Bancor, a decentralized AMM and exchange, has temporarily paused its impermanent loss protection feature to protect the protocol and its users from “manipulative behavior.” In an announcement published on June 19th, Bancor said that it was confident the measures will secure the protocol while it works on introducing better protections.
However, the announcement was quickly followed by rumors about a possible solvency crisis at Bancor that was framed as a “user safety precaution.” Still hurting from the Terra/LUNA fallout and the ongoing crisis with Celsius, the crypto industry is rife with speculation about how Bancor will resolve its liquidity issues.
CryptoSlate talked with the Bancor team about the truthfulness of these claims, the events that led to their decision to pause impermanent loss protection, and the steps they were taking to prevent similar issues in the future.
Bancor is trying to prevent blowback from the Celsius crisis
On June 19th, Bancor announced that it will temporarily pause its impermanent loss protection (ILP) feature. Trading will remain active on all liquidity pools on the network and users who remain in the protocol will continue earning yields. Once ILP is reactivated, they will be able to withdraw their fully-protected value. While withdrawals from the protocol haven’t been affected, Bancor said that it paused new deposits into its liquidity pools to “prevent confusion.”
According to the company’s blog post, Bancor has registered anomalies in its data and has reasons to believe that they’re a result of manipulative behavior.
“Therefore, we are taking bold measures to protect the protocol by temporarily suspending IL protection and other steps to limit further exposure,” it said in the announcement.
However, rumors about a possible liquidity crisis at Bancor spread like wildfire soon after the announcement. The platform was accused of buying time to figure out how to remain solvent after incurring losses on its native BNT token and downplaying the severity of the issue.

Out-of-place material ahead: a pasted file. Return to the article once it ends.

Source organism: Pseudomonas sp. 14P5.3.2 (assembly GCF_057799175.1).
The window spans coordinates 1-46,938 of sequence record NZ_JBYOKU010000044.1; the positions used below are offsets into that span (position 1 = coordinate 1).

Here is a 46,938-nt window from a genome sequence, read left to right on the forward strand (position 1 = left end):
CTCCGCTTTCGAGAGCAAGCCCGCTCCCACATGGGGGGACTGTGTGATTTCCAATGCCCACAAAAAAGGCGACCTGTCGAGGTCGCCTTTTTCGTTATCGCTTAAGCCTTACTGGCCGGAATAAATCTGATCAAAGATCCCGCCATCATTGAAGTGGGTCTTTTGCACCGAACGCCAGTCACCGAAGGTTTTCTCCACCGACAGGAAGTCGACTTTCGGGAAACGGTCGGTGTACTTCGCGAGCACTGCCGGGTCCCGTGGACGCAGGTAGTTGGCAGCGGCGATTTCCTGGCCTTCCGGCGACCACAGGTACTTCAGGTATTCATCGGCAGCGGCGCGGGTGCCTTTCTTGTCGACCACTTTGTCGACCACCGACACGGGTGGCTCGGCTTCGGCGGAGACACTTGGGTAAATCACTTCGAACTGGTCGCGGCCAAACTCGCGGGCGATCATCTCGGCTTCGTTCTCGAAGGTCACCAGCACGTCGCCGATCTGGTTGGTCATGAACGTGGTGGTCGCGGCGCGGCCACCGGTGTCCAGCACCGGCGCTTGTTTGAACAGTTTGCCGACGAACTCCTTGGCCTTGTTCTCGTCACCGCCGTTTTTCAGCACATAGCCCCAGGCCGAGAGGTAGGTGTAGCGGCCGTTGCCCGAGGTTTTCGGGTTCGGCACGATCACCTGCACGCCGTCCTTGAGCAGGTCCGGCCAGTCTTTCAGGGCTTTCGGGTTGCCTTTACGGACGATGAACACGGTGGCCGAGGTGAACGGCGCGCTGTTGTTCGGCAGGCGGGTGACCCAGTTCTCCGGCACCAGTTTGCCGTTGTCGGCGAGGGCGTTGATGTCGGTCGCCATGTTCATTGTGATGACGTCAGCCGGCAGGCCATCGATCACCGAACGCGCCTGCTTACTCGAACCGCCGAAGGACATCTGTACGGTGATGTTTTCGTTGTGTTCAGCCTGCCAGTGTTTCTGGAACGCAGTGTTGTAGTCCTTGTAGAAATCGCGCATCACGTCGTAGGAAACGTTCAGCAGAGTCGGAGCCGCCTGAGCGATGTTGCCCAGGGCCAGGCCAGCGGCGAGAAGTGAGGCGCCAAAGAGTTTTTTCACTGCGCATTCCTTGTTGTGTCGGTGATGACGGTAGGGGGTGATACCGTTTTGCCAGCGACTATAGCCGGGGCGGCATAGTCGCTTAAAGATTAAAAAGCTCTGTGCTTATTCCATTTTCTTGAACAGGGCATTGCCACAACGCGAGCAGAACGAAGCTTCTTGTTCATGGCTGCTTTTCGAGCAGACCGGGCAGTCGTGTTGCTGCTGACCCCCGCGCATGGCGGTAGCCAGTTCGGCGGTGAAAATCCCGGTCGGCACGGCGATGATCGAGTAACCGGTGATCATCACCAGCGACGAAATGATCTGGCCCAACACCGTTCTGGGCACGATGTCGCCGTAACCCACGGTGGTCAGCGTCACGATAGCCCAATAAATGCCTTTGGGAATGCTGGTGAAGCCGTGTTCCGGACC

what is the point of impermanent loss protection if it just disappears when u most need it LOL pic.twitter.com/GAJyhr6Tib
— Cobie (@cobie) June 19, 2022
Some even believe that Bancor is bound to end up in a death spiral, as its ILP mechanism compensates liquidity providers by minting new BNT, transferring the cost to BNT holders through inflation.
Bancor’s shell game of IL hiding is collapsing. They print new BNT to compensate underwater LPs and call it “IL protection”. The cost is transferred to BNT holders via inflation, which causes further IL to all other BNT pairs, and leads to further inflation. A death spiral. https://t.co/MbqPiL3sKB
— Hasu⚡️🤖 (@hasufl) June 20, 2022
Bancor confirmed rumors that the recent Celsius crisis was at least partially responsible for the issues with IL on the platform. The company said that the cost of providing BNT rewards to liquidity providers has been amplified by the recent insolvency of “two large centralized entities,” which many believe refers to Celsius and Three Arrows Capital.
These two entities were “key beneficiaries” of BNT liquidity mining rewards, having been long-time liquidity providers in Bancor v2.1. To cover their liabilities, these entities have unexpectedly liquidated their BNT positions and withdrawn large sums of liquidity from the system. At the same time, an “unknown entity” has opened a large short position on BNT, Bancor explained in the post.
While this would be a manageable issue for a protocol with diversified liquidity pools, this is a serious risk for Bancor as all of the liquidity pairs on the protocol are against its native BNT.